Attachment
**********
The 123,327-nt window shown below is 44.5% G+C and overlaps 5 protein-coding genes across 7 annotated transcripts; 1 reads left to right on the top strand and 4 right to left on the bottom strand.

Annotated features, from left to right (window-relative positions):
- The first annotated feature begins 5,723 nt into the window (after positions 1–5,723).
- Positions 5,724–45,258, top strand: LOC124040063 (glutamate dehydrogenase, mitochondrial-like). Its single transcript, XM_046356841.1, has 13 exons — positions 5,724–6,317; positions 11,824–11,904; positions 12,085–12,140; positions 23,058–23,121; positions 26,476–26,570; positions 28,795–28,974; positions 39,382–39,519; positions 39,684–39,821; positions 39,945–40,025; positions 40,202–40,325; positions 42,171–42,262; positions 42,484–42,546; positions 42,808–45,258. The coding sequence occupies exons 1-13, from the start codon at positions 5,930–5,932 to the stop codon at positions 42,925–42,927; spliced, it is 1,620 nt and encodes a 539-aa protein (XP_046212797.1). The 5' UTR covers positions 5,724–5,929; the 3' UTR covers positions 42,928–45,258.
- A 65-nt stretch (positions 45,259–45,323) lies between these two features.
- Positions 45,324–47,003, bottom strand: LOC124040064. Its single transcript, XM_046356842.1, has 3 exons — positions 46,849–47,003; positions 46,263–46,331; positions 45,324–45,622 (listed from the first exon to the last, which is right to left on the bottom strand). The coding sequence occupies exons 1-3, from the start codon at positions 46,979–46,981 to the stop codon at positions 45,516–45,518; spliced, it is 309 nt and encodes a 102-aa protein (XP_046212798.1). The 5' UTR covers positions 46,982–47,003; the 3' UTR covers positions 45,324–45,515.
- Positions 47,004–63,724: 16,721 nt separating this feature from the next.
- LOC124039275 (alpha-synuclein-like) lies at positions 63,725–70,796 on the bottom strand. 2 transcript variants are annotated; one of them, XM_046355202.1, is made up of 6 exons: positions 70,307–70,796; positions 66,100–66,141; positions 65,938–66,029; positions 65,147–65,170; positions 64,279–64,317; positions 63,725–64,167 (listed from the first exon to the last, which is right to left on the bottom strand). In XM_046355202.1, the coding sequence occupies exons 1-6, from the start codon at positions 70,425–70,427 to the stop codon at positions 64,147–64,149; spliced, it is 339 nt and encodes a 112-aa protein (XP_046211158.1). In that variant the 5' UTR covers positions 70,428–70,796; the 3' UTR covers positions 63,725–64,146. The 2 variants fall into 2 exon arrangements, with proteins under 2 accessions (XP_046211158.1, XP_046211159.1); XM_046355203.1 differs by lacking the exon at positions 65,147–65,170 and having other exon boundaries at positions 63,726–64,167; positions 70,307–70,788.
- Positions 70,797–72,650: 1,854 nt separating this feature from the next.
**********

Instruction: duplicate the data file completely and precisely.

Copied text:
The 123,327-nt window shown below is 44.5% G+C and overlaps 5 protein-coding genes across 7 annotated transcripts; 1 reads left to right on the top strand and 4 right to left on the bottom strand.

Annotated features, from left to right (window-relative positions):
- The first annotated feature begins 5,723 nt into the window (after positions 1–5,723).
- Positions 5,724–45,258, top strand: LOC124040063 (glutamate dehydrogenase, mitochondrial-like). Its single transcript, XM_046356841.1, has 13 exons — positions 5,724–6,317; positions 11,824–11,904; positions 12,085–12,140; positions 23,058–23,121; positions 26,476–26,570; positions 28,795–28,974; positions 39,382–39,519; positions 39,684–39,821; positions 39,945–40,025; positions 40,202–40,325; positions 42,171–42,262; positions 42,484–42,546; positions 42,808–45,258. The coding sequence occupies exons 1-13, from the start codon at positions 5,930–5,932 to the stop codon at positions 42,925–42,927; spliced, it is 1,620 nt and encodes a 539-aa protein (XP_046212797.1). The 5' UTR covers positions 5,724–5,929; the 3' UTR covers positions 42,928–45,258.
- A 65-nt stretch (positions 45,259–45,323) lies between these two features.
- Positions 45,324–47,003, bottom strand: LOC124040064. Its single transcript, XM_046356842.1, has 3 exons — positions 46,849–47,003; positions 46,263–46,331; positions 45,324–45,622 (listed from the first exon to the last, which is right to left on the bottom strand). The coding sequence occupies exons 1-3, from the start codon at positions 46,979–46,981 to the stop codon at positions 45,516–45,518; spliced, it is 309 nt and encodes a 102-aa protein (XP_046212798.1). The 5' UTR covers positions 46,982–47,003; the 3' UTR covers positions 45,324–45,515.
- Positions 47,004–63,724: 16,721 nt separating this feature from the next.
- LOC124039275 (alpha-synuclein-like) lies at positions 63,725–70,796 on the bottom strand. 2 transcript variants are annotated; one of them, XM_046355202.1, is made up of 6 exons: positions 70,307–70,796; positions 66,100–66,141; positions 65,938–66,029; positions 65,147–65,170; positions 64,279–64,317; positions 63,725–64,167 (listed from the first exon to the last, which is right to left on the bottom strand). In XM_046355202.1, the coding sequence occupies exons 1-6, from the start codon at positions 70,425–70,427 to the stop codon at positions 64,147–64,149; spliced, it is 339 nt and encodes a 112-aa protein (XP_046211158.1). In that variant the 5' UTR covers positions 70,428–70,796; the 3' UTR covers positions 63,725–64,146. The 2 variants fall into 2 exon arrangements, with proteins under 2 accessions (XP_046211158.1, XP_046211159.1); XM_046355203.1 differs by lacking the exon at positions 65,147–65,170 and having other exon boundaries at positions 63,726–64,167; positions 70,307–70,788.
- Positions 70,797–72,650: 1,854 nt separating this feature from the next.